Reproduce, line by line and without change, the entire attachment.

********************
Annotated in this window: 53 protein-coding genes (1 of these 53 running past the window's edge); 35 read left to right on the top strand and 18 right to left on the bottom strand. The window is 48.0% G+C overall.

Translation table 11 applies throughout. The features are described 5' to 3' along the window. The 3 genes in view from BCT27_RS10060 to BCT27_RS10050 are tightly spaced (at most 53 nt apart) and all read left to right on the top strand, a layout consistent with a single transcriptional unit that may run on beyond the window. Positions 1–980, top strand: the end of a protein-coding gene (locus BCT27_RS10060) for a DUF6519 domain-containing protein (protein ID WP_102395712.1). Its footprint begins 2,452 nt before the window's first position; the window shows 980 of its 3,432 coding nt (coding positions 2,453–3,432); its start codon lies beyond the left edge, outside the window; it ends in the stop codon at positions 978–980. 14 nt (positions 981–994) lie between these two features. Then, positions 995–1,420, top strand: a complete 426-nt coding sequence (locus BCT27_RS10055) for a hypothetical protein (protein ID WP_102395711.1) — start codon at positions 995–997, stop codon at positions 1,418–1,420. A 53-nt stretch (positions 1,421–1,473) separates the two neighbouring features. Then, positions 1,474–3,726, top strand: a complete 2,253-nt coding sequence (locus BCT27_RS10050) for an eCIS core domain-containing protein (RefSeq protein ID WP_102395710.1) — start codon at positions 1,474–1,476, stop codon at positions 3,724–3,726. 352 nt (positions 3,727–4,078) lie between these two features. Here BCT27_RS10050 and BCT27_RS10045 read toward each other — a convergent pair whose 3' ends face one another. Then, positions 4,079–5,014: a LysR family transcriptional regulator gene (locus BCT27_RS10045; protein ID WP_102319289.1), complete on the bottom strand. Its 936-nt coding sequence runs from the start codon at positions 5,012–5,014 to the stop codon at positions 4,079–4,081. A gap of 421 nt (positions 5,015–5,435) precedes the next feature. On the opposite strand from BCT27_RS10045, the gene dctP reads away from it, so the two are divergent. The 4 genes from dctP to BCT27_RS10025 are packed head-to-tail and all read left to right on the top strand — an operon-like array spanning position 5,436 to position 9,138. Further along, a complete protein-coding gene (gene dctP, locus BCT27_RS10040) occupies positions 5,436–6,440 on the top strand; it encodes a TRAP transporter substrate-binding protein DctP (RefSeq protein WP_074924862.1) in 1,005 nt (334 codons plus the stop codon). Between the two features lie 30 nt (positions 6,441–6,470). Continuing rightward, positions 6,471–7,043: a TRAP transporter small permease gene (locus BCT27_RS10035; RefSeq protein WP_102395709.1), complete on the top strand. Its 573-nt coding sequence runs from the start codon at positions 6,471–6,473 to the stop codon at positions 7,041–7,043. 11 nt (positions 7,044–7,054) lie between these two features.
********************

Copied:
Annotated in this window: 53 protein-coding genes (1 of these 53 running past the window's edge); 35 read left to right on the top strand and 18 right to left on the bottom strand. The window is 48.0% G+C overall.

Translation table 11 applies throughout. The features are described 5' to 3' along the window. The 3 genes in view from BCT27_RS10060 to BCT27_RS10050 are tightly spaced (at most 53 nt apart) and all read left to right on the top strand, a layout consistent with a single transcriptional unit that may run on beyond the window. Positions 1–980, top strand: the end of a protein-coding gene (locus BCT27_RS10060) for a DUF6519 domain-containing protein (protein ID WP_102395712.1). Its footprint begins 2,452 nt before the window's first position; the window shows 980 of its 3,432 coding nt (coding positions 2,453–3,432); its start codon lies beyond the left edge, outside the window; it ends in the stop codon at positions 978–980. 14 nt (positions 981–994) lie between these two features. Then, positions 995–1,420, top strand: a complete 426-nt coding sequence (locus BCT27_RS10055) for a hypothetical protein (protein ID WP_102395711.1) — start codon at positions 995–997, stop codon at positions 1,418–1,420. A 53-nt stretch (positions 1,421–1,473) separates the two neighbouring features. Then, positions 1,474–3,726, top strand: a complete 2,253-nt coding sequence (locus BCT27_RS10050) for an eCIS core domain-containing protein (RefSeq protein ID WP_102395710.1) — start codon at positions 1,474–1,476, stop codon at positions 3,724–3,726. 352 nt (positions 3,727–4,078) lie between these two features. Here BCT27_RS10050 and BCT27_RS10045 read toward each other — a convergent pair whose 3' ends face one another. Then, positions 4,079–5,014: a LysR family transcriptional regulator gene (locus BCT27_RS10045; protein ID WP_102319289.1), complete on the bottom strand. Its 936-nt coding sequence runs from the start codon at positions 5,012–5,014 to the stop codon at positions 4,079–4,081. A gap of 421 nt (positions 5,015–5,435) precedes the next feature. On the opposite strand from BCT27_RS10045, the gene dctP reads away from it, so the two are divergent. The 4 genes from dctP to BCT27_RS10025 are packed head-to-tail and all read left to right on the top strand — an operon-like array spanning position 5,436 to position 9,138. Further along, a complete protein-coding gene (gene dctP, locus BCT27_RS10040) occupies positions 5,436–6,440 on the top strand; it encodes a TRAP transporter substrate-binding protein DctP (RefSeq protein WP_074924862.1) in 1,005 nt (334 codons plus the stop codon). Between the two features lie 30 nt (positions 6,441–6,470). Continuing rightward, positions 6,471–7,043: a TRAP transporter small permease gene (locus BCT27_RS10035; RefSeq protein WP_102395709.1), complete on the top strand. Its 573-nt coding sequence runs from the start codon at positions 6,471–6,473 to the stop codon at positions 7,041–7,043. 11 nt (positions 7,044–7,054) lie between these two features.